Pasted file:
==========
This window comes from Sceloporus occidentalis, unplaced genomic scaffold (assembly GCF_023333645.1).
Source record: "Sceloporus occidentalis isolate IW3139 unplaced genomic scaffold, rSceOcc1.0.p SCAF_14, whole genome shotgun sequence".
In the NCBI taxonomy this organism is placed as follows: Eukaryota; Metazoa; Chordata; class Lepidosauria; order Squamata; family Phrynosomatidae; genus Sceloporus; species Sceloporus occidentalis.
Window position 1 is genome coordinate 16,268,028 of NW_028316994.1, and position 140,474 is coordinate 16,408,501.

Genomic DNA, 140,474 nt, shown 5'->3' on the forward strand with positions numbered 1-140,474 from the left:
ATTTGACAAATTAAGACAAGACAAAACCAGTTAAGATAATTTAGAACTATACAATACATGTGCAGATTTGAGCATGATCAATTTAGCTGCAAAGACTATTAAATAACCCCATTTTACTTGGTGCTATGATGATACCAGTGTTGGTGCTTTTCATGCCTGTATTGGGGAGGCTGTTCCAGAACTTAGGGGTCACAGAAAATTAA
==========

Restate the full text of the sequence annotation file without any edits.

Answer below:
This window comes from Sceloporus occidentalis, unplaced genomic scaffold (assembly GCF_023333645.1).
Source record: "Sceloporus occidentalis isolate IW3139 unplaced genomic scaffold, rSceOcc1.0.p SCAF_14, whole genome shotgun sequence".
In the NCBI taxonomy this organism is placed as follows: Eukaryota; Metazoa; Chordata; class Lepidosauria; order Squamata; family Phrynosomatidae; genus Sceloporus; species Sceloporus occidentalis.
Window position 1 is genome coordinate 16,268,028 of NW_028316994.1, and position 140,474 is coordinate 16,408,501.

Genomic DNA, 140,474 nt, shown 5'->3' on the forward strand with positions numbered 1-140,474 from the left:
ATTTGACAAATTAAGACAAGACAAAACCAGTTAAGATAATTTAGAACTATACAATACATGTGCAGATTTGAGCATGATCAATTTAGCTGCAAAGACTATTAAATAACCCCATTTTACTTGGTGCTATGATGATACCAGTGTTGGTGCTTTTCATGCCTGTATTGGGGAGGCTGTTCCAGAACTTAGGGGTCACAGAAAATTAA